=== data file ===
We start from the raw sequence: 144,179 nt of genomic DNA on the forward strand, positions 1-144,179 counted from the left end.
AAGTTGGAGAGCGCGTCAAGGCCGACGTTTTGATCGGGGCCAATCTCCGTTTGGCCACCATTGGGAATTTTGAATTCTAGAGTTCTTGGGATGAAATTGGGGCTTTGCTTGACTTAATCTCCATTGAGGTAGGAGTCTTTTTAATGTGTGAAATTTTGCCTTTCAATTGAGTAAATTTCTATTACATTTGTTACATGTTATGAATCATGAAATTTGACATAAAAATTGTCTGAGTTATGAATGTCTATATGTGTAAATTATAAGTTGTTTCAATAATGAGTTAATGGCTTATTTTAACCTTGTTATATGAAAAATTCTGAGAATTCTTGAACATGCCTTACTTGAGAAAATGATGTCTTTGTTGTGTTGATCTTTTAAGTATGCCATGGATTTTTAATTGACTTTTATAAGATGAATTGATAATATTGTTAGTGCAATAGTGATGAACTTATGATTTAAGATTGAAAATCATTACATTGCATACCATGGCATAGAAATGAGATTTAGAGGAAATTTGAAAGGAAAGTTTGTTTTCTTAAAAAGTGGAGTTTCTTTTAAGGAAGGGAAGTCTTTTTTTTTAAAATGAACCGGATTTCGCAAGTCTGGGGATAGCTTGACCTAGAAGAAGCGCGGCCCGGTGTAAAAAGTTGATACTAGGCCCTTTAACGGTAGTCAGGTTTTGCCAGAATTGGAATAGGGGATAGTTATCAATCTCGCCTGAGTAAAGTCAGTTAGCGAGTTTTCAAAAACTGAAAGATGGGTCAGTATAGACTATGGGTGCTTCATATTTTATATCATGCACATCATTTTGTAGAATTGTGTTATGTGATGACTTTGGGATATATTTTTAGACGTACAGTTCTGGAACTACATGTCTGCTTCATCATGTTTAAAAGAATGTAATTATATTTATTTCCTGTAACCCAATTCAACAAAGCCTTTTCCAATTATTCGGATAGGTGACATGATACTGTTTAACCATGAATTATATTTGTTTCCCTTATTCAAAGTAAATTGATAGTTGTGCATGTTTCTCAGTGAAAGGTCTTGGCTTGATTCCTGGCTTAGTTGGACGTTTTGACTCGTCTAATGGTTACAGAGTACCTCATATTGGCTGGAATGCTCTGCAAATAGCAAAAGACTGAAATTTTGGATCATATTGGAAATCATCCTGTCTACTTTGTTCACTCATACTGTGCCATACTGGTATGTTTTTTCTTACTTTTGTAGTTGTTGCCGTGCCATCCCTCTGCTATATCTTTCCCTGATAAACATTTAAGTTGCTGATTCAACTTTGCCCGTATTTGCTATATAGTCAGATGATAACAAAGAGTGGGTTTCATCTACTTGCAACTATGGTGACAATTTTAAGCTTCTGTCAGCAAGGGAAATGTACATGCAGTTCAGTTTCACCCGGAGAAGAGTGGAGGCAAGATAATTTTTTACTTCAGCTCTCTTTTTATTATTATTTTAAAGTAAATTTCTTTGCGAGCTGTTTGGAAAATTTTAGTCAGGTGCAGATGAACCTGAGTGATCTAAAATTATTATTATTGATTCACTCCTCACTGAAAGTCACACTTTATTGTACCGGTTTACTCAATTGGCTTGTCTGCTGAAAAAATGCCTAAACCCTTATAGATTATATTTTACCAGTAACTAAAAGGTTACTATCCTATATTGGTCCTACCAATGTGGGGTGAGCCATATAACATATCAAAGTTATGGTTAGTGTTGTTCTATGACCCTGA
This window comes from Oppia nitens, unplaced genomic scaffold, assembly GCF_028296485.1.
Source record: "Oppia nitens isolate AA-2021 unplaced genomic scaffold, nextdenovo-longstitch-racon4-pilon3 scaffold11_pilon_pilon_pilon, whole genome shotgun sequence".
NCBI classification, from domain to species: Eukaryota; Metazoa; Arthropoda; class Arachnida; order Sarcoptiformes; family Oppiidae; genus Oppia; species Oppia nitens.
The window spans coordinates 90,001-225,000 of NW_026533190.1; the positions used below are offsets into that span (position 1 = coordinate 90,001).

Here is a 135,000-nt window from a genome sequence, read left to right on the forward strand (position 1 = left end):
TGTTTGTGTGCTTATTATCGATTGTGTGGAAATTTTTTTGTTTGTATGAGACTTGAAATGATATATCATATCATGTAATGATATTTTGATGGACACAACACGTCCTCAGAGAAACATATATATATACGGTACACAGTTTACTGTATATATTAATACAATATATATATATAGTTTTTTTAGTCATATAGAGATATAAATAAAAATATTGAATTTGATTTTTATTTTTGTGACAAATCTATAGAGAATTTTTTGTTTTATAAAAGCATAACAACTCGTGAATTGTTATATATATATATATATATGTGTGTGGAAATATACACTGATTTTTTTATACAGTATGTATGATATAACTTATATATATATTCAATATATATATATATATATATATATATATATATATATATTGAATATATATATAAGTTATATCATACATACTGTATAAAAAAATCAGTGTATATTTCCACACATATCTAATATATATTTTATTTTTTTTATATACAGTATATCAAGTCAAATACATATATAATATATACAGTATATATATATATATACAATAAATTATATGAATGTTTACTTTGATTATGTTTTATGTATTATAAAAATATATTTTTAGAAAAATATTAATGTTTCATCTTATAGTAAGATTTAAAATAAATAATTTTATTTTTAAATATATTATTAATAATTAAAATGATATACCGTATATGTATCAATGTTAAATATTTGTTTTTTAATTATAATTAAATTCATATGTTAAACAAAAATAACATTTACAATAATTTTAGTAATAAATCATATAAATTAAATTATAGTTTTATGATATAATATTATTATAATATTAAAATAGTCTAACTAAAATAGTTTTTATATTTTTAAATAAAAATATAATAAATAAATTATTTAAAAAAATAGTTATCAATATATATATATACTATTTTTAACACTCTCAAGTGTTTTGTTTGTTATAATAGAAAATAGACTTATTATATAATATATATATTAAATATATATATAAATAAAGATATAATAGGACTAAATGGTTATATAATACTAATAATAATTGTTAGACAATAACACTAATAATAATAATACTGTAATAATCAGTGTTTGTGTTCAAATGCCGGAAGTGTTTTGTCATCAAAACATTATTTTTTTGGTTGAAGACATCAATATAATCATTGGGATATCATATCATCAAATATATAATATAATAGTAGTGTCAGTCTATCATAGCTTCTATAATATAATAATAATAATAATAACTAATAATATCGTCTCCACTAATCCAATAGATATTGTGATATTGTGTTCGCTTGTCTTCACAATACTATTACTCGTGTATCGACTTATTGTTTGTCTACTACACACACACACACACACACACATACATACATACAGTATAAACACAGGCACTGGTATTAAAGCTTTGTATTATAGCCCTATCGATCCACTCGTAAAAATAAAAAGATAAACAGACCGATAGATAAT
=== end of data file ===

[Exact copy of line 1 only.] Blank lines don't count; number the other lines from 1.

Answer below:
We start from the raw sequence: 144,179 nt of genomic DNA on the forward strand, positions 1-144,179 counted from the left end.